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Even though every political and statistical indication points to an Obama victory tonight — and a healthy one at that — a certain brand of liberal paranoia persists. This is too good to be true, Democrats declare, fingers grasping at their hair. McCain is tightening the race in key states. The youth vote won’t come out.
And so it goes.
But if in fact McCain were to win this election it would be, one of the nation’s foremost pollster says, almost historically unprecedented.
“There is no reason in history to suggest [Obama won't win],” said Frank Newport of Gallup. “All you can go by is history and compare our last polling that we have done before the election and the actual outcome in the presidential election… We have most polls showing Obama with a statistically significant lead nationally and also in these states. If he were to lose, it will be the first time since World War II something like this has happened. Now, keep in mind. It’s a small sample, less than 20 elections, but it would be very unusual, in fact, exceptional… improbable.”
Indeed, the last time that Gallup’s final poll before the election did not accurately determine the winning candidate was 1948, when they stopped polling a week before Harry Truman’s comeback victory against Thomas Dewey. Even in 1980, when Ronald Reagan staged a late comeback that turned into an electoral rout, Gallup caught glimmers of this trend just in time, showing the Gipper up three points in its last poll.
When it comes to the current election, the firm has Obama up eleven points in its final survey. But what should make Democrats more assured, said Newport, is that the Illinois Democrat has maintained a steady margin throughout the past month.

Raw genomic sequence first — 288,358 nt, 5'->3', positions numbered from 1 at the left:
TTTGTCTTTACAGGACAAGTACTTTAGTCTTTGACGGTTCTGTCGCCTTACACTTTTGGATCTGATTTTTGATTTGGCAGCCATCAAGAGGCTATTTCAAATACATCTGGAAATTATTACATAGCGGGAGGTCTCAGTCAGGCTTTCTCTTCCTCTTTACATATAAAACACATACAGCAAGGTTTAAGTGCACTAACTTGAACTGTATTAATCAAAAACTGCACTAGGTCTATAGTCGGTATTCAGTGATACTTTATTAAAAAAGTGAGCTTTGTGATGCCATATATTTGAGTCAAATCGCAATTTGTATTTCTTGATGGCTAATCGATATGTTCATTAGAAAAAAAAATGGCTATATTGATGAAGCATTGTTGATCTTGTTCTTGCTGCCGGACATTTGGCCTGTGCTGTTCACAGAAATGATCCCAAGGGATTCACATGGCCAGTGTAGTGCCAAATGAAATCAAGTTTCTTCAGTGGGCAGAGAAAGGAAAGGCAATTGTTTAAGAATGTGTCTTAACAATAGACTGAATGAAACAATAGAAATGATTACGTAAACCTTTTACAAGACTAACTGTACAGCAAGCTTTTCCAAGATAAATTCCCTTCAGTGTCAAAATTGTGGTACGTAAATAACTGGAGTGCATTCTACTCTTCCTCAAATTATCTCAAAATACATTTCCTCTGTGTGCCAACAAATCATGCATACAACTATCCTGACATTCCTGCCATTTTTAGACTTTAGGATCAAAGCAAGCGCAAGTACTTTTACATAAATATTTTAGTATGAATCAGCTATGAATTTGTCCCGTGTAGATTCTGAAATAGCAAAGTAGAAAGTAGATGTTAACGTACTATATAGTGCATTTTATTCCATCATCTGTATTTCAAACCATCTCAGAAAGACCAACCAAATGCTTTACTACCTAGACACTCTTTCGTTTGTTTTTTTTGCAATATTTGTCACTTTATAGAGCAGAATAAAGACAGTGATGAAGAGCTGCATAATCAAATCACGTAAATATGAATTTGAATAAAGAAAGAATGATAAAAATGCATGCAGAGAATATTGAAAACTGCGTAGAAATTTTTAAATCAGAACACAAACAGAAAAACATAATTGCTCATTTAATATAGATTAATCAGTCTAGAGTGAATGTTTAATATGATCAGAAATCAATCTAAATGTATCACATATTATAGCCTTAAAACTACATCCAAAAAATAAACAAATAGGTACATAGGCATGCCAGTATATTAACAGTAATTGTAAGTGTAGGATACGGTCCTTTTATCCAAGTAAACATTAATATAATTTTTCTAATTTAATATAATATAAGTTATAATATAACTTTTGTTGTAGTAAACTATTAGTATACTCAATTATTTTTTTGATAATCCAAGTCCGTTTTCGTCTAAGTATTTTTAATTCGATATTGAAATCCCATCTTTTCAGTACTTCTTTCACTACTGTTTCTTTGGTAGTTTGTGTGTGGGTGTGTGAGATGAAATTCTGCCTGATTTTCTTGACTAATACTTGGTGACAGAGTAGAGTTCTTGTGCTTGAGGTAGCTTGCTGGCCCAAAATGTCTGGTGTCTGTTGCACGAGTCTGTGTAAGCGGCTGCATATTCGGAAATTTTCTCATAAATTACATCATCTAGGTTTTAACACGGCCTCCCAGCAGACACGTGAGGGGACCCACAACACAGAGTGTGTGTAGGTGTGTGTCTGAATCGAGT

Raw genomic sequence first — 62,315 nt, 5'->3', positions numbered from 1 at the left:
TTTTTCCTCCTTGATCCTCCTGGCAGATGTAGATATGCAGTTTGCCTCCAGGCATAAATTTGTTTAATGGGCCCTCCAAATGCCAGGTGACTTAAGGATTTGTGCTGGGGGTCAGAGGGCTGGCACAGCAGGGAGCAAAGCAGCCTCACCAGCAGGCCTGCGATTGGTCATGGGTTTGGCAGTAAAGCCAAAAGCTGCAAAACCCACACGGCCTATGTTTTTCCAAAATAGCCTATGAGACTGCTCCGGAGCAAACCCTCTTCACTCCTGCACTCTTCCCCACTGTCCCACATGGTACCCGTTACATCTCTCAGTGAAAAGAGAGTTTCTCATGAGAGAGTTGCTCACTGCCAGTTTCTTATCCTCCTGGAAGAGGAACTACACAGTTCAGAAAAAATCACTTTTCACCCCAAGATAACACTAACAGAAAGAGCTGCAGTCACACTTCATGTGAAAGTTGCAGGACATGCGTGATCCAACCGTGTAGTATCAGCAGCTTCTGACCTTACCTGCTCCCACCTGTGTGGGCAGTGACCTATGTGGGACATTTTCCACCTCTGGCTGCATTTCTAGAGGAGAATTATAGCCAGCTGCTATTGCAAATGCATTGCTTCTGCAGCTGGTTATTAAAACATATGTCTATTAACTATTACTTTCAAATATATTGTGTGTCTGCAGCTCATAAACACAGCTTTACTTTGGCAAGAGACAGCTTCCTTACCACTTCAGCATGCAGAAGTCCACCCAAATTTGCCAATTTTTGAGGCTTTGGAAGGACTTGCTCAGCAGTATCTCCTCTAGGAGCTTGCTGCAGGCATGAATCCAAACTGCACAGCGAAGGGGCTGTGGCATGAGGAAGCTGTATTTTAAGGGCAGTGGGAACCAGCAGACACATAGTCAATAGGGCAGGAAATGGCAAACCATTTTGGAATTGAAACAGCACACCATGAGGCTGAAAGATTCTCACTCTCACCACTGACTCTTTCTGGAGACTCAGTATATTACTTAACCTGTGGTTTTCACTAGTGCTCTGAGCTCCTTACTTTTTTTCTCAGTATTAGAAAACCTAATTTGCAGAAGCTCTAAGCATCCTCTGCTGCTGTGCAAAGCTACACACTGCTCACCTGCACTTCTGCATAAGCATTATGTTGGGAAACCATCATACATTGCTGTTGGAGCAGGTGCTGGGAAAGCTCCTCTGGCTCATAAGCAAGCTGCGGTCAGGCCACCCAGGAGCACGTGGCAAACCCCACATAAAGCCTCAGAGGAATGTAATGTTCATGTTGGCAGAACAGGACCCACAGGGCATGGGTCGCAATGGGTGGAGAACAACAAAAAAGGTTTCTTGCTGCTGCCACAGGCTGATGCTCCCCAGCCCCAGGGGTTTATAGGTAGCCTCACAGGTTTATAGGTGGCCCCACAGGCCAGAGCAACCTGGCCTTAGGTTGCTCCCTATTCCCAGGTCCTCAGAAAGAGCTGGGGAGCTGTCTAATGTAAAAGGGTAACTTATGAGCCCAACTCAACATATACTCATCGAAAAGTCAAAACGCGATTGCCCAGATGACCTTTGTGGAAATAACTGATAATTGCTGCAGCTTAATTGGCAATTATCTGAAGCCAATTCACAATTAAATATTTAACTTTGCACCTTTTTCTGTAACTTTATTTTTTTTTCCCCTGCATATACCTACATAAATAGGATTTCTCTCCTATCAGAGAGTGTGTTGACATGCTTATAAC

“Since September 15, Obama has been ahead in every poll we have conducted or any other polling I have seen and often by substantial margins,” he said. “It is not like it is race in which McCain was leading and we are seeing some kind of shift for Obama, it has been Obama ahead pretty dominantly.”
Moreover, other polling firms are documenting similar trends — a confluence of data that validates the larger picture.
“We are all using a measuring instrument to estimate a big population,” said Newport. “It is like we have a giant lake and we are trying to estimate the bacteria percentage. So we take a sample and test it and that is what we are doing. But yes… if you have 15 scientists and they are all showing the same thing, that does give you more assurance that the lake has some bacteria.”
There are, of course, Obama supporters who will remain unconvinced. And as evidence they could cite the polls leading up to the New Hampshire primary, which showed the Illinois Democrat in a similarly comfortable lead only to lose to Hillary Clinton by two points. Newport acknowledged that the primary fight in the Granite State gives him and others in the business pause — he has yet to find a smoking gun to explain what happened, though he hinted that massive late-stage change in voter preference moved too quickly for polls to pick up.
But that was, for better or worse, an aberration. Pressed to quantify just how big a failure for the polling industry a McCain victory would represent, he didn’t feel comfortable even following the hypothetical.
“Call me tomorrow,” he replied. “Obviously when Gallup and other scientific polling organizations do our best… and if for some reason the actual voting out there didn’t mirror, internally, what we were showing, it certainly would be a time where we would have to say, ‘What are we doing wrong?’… But we will cross that bridge if we get there. Right now, we aren’t crossing that bridge… It is improbable. But like I said, call me tomorrow.”